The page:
To go, to stay, to plan, to play

We're almost ready to go. And by ready, I mean we acknowledge the inevitability of that 6:15am flight - it hasn't been cancelled yet - and we are moving towards it. We're whittling down our checklist, task by task; labeling and stowing boxes under beds and in closets, fruit rollup-ing all our shirts and pants and laboring over the use of each book. My thoughts are at war: the sea of tasks still left and the sadness of leaving home are wrestling with the adventure to come. 

All the copying and faxing and scanning and storing, moving intangible bits of data from this pink plastic box to that blue one seems never-ending. And yet it's a cathartic process. If we could just be in Peru - BANG! - we would probably pass out from the disorientation. Some of life's big changes need little steps to allow for us to adjust, to grieve, to let go and to get EXCITED.   

It's usually during these mindless tasks that things hit me. Like packing up boxes of clothing and labeling them and wondering what it'll be like to unpack them; wondering how this time capsule will affect me in two years. And then I realize it's impossible to guess. The weight of that impossibility catches me off guard and I wonder what the f*ck we're doing. How could we possibly go through with something that's so unknowable? But is planning ever enough?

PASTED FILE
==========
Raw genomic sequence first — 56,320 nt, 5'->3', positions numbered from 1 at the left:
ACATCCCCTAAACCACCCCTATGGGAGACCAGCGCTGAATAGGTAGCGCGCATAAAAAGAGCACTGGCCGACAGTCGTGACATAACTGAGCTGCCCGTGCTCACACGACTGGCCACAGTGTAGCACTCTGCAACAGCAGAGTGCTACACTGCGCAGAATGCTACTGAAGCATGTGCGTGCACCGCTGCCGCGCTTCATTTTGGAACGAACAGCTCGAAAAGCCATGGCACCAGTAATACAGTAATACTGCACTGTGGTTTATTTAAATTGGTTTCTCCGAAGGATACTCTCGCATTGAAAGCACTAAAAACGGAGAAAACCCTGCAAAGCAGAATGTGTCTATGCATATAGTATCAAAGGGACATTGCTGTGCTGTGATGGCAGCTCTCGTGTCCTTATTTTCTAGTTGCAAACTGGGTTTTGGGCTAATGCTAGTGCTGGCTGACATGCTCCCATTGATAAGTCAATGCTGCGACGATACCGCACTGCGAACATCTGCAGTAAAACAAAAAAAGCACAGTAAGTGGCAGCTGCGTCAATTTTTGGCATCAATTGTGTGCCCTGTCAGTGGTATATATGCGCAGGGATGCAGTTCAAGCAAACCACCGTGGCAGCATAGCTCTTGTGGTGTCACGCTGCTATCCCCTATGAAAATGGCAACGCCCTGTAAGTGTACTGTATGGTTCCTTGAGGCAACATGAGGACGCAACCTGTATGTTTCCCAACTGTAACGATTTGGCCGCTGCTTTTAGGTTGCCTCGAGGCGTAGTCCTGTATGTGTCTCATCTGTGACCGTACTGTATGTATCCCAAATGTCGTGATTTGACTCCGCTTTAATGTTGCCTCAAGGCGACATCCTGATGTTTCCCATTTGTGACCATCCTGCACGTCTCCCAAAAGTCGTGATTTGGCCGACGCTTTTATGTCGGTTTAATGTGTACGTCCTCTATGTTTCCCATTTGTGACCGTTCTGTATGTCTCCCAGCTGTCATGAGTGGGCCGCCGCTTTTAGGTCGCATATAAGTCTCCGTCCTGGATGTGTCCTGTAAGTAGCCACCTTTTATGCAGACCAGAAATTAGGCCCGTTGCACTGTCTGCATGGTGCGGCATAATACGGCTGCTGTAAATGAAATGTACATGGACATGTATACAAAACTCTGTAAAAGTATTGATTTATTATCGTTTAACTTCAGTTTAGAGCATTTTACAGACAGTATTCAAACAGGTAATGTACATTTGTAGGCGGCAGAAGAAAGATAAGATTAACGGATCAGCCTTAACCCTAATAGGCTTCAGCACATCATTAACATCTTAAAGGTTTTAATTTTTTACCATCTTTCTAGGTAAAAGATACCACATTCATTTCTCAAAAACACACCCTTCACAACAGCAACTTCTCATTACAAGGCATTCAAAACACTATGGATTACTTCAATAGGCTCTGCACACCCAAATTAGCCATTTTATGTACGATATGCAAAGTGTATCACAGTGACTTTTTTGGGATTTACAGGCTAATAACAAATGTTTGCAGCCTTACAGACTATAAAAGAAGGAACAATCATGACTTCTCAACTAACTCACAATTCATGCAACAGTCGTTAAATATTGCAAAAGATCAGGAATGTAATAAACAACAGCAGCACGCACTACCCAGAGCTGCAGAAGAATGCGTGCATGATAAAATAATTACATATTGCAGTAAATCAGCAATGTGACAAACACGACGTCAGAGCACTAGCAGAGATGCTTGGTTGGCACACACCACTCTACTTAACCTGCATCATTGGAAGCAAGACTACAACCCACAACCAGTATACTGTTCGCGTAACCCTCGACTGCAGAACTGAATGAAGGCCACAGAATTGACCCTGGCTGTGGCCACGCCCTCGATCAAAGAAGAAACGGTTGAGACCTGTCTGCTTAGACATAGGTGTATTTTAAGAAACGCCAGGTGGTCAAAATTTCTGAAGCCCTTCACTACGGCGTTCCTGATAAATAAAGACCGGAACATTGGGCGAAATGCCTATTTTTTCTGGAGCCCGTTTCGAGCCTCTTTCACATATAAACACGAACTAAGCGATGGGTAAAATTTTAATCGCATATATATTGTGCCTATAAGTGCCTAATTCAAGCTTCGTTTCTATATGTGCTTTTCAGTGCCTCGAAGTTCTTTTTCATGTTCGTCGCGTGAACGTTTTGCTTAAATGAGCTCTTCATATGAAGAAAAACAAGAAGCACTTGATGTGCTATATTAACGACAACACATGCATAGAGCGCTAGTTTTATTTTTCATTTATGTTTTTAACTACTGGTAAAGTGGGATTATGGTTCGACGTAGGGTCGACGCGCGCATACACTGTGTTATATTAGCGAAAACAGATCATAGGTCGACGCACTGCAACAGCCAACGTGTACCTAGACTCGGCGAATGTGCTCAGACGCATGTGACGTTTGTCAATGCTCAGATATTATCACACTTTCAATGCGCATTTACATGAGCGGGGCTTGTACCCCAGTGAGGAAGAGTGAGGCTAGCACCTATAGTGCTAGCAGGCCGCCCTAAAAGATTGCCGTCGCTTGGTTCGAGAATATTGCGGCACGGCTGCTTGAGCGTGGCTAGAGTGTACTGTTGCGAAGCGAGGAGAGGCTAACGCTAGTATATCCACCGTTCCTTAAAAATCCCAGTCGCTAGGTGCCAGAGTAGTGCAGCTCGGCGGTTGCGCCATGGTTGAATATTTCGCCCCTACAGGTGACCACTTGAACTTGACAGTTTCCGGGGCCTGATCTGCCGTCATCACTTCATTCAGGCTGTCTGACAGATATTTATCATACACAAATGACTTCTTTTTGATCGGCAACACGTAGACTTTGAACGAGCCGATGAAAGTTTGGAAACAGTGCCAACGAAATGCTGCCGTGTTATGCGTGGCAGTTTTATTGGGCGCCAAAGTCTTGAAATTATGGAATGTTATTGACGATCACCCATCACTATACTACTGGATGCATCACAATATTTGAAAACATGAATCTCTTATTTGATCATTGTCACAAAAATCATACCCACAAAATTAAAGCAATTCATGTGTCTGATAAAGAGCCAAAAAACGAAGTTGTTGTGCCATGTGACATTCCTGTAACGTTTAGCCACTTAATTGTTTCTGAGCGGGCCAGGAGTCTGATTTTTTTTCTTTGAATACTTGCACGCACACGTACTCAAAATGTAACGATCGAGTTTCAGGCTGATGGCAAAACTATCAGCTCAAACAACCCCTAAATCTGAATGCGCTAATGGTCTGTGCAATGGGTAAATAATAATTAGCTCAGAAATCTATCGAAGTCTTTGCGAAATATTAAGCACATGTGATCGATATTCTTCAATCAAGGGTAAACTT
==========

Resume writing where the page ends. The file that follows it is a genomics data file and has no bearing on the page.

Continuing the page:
At this point we've done enough due diligence to set even my risk-assessing father a bit more at ease. But still we wonder and with each moment I seem change my mind - is this right? Can calculated measures from far away make you safe when you arrive? 

While my heart is flittering about, my mind is charging through these tasks. And each of these stupid, little tasks is like overturning a rock and exposing something unexpected. 

Earlier I picked up each and every piece of clothing I'd already decided I absolutely needed and tried to decide which I would really miss. Beyond warmth and comfort, they'll all just symbols of home and comfort. What I really want to bring is the feeling of being with family and friends and of waking up in the crispness of a New England morning. I want to record voices. I want to be able to bottle the smell and taste of home cooking. So I pack a bunch of tiny little containers filled with the cumin and cinnamon we brought back from India, the cloves we got in Mexico, and the oregano my mom grew in her garden. 

Of course the other part of my brain is going - you don't need anything! This is all just cushy comfort stuff. Pack light, ultralight. A few shirts, toothbrush and you're done! 

So I find a compromise for now, between excited and sad; between thoughts of home and travel ahead. 

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